This paper uses the analytical potential of Geographical Information Systems (GIS) to explore processes of map production and circulation in early-seventeenth century Ireland. The paper focuses on a group of historic maps, attributed to Josias Bodley, which were commissioned in 1609 by the English Crown to assist in the Plantation of Ulster. Through GIS and digitizing map-features, and in particular by quantifying map-distortion, it is possible to examine how these maps were made, and by whom. Statistical analyses of spatial data derived from the GIS are shown to provide a methodological basis for ‘excavating’ historical geographies of Plantation map-making. These techniques, when combined with contemporary written sources, reveal further insight on the ‘cartographic encounters’ taking place between surveyors and map-makers working in Ireland in the early 1600s, opening up the ‘mapping worlds’ which linked Ireland and Britain through the networks and embodied practices of Bodley and his map-makers.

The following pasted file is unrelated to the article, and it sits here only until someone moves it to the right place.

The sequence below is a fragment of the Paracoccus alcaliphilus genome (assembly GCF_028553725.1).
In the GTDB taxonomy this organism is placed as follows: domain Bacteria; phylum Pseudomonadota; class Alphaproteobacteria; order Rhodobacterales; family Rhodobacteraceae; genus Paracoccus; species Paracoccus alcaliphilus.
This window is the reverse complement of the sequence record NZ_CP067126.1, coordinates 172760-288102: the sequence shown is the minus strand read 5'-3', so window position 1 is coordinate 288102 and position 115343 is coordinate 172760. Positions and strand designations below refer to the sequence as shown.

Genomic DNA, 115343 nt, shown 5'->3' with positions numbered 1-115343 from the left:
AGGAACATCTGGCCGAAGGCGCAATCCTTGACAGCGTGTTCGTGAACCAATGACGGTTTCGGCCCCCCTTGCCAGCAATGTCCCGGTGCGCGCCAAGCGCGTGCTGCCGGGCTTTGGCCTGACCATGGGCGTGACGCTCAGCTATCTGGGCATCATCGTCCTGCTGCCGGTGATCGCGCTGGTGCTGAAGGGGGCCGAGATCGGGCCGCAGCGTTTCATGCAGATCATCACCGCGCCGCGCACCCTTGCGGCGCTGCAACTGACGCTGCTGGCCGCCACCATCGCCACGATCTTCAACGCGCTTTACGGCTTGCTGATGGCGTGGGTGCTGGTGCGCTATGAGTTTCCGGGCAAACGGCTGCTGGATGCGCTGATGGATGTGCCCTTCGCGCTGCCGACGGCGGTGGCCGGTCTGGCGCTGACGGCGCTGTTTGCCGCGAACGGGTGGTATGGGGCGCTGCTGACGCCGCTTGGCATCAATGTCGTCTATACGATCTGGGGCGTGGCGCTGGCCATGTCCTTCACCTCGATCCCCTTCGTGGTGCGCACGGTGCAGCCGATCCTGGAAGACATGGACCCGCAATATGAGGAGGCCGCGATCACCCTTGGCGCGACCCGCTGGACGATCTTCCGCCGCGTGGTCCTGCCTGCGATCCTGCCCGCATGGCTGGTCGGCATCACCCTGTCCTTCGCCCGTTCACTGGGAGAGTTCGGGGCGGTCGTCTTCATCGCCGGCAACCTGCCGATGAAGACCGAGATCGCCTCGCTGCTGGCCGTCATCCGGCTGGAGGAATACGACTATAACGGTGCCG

|Number of pages||4|
|Publication status||Published - 2013|
- Spatial humanities
- History of cartography